In 2007, I was heavily pregnant with my son. It seems an important detail, perhaps a direct influence on the impression a few lines in the sidebar of the newspaper inspired. Just a handful of sentences about a very wealthy man who had appeared in court on a string of sexual assault charges against a girl. She had been eleven when the offences began. My God, I thought, how must her mother feel? Her family?
As those questions wormed their way into my psyche, my curiosity lead me on a nine-year journey to try to understand how such a crime can happen and remain undetected. There were other stories that came to light; Maurice Van Ryn, the former CEO of Bega Cheese and prominent Sydney property developer Peter Versi. Both men of wealth and power.
Since the establishment of the Royal Commission into Child Sexual Abuse in 2013, the extent of institutionalised abuse of children has been horrifying to observe. We now all share the knowledge that children, entrusted into the care of teachers, religious leaders and community organisations, have had that duty of care abused. It is easy to follow those news stories and apply a certain distance between us and them. Those are bad men (and they are overwhelmingly men) in positions of public power. It is shocking, unacceptable and appallingly pernicious. But it allows a certain moral tempering that this crime is over there, as it were. This might be acceptable if it were not the fact that 90% of children are sexually abused by people they know and trust within their family circle and within their own home.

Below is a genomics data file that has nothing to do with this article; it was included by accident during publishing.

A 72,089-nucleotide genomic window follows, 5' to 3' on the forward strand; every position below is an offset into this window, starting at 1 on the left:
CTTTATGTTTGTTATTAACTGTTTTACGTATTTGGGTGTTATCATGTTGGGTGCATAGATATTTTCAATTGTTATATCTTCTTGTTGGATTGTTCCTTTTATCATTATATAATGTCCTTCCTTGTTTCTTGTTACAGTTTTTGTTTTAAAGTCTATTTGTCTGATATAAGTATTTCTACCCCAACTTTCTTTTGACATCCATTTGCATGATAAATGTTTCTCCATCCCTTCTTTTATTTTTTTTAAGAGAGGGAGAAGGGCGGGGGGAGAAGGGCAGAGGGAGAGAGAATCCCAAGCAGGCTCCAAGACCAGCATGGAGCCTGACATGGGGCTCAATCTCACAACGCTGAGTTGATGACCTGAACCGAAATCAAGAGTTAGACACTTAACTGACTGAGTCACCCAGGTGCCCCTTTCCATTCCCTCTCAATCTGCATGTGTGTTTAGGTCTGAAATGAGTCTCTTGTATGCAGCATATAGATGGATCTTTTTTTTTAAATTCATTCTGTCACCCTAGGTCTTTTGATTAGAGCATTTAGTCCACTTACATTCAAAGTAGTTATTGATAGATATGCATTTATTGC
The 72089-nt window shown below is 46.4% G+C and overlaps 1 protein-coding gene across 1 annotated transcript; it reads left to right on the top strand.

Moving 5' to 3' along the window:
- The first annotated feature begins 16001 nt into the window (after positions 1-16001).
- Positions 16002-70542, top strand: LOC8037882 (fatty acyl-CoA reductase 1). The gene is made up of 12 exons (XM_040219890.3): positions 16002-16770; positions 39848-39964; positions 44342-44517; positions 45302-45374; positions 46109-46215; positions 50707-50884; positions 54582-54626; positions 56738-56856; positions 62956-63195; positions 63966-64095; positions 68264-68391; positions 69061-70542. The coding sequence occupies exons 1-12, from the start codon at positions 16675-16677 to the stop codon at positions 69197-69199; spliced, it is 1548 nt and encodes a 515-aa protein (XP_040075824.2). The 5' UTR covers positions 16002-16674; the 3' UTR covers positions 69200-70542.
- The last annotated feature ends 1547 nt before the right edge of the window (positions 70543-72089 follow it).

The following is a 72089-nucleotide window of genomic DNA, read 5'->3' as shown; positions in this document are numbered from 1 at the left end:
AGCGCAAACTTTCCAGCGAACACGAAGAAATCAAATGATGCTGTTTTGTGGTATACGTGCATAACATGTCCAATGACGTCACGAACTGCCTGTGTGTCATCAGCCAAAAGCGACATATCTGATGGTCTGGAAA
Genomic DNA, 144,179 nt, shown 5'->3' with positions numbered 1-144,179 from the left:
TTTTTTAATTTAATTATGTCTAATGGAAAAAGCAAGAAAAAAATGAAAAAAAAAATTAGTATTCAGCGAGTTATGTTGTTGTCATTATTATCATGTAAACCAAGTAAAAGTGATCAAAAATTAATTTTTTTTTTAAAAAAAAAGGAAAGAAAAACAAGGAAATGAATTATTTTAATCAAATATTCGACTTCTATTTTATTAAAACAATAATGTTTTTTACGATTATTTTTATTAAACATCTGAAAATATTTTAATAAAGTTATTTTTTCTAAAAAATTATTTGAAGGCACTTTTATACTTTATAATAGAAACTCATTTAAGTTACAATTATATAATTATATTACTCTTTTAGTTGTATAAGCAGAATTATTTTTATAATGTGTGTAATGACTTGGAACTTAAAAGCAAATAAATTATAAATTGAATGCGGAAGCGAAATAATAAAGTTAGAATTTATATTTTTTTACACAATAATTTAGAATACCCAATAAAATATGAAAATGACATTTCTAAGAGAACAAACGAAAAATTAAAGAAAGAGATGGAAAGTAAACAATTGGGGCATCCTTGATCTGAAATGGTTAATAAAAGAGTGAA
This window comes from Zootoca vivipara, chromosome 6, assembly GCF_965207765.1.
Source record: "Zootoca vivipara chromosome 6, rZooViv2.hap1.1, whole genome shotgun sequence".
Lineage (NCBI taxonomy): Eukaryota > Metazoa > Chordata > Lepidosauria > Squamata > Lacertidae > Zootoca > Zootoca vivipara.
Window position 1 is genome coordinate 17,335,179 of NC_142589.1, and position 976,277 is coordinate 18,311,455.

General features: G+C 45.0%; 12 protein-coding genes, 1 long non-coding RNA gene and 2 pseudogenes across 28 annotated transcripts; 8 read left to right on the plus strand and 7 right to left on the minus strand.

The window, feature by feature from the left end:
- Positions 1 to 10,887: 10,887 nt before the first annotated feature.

And these are only the cases we know about. Because of underreporting, there are no accurate statistics on the prevalence of sexual assault against children. National figures from the Australian Institute of Health and Welfare’s most recent report, Child Protection Australia 2015-16, indicates that of the 165,000 cases investigated, there were 61,000 substantiated cases of abuse against 45,700 children, 12% were sexual abuse. That’s 5,484 children we know about.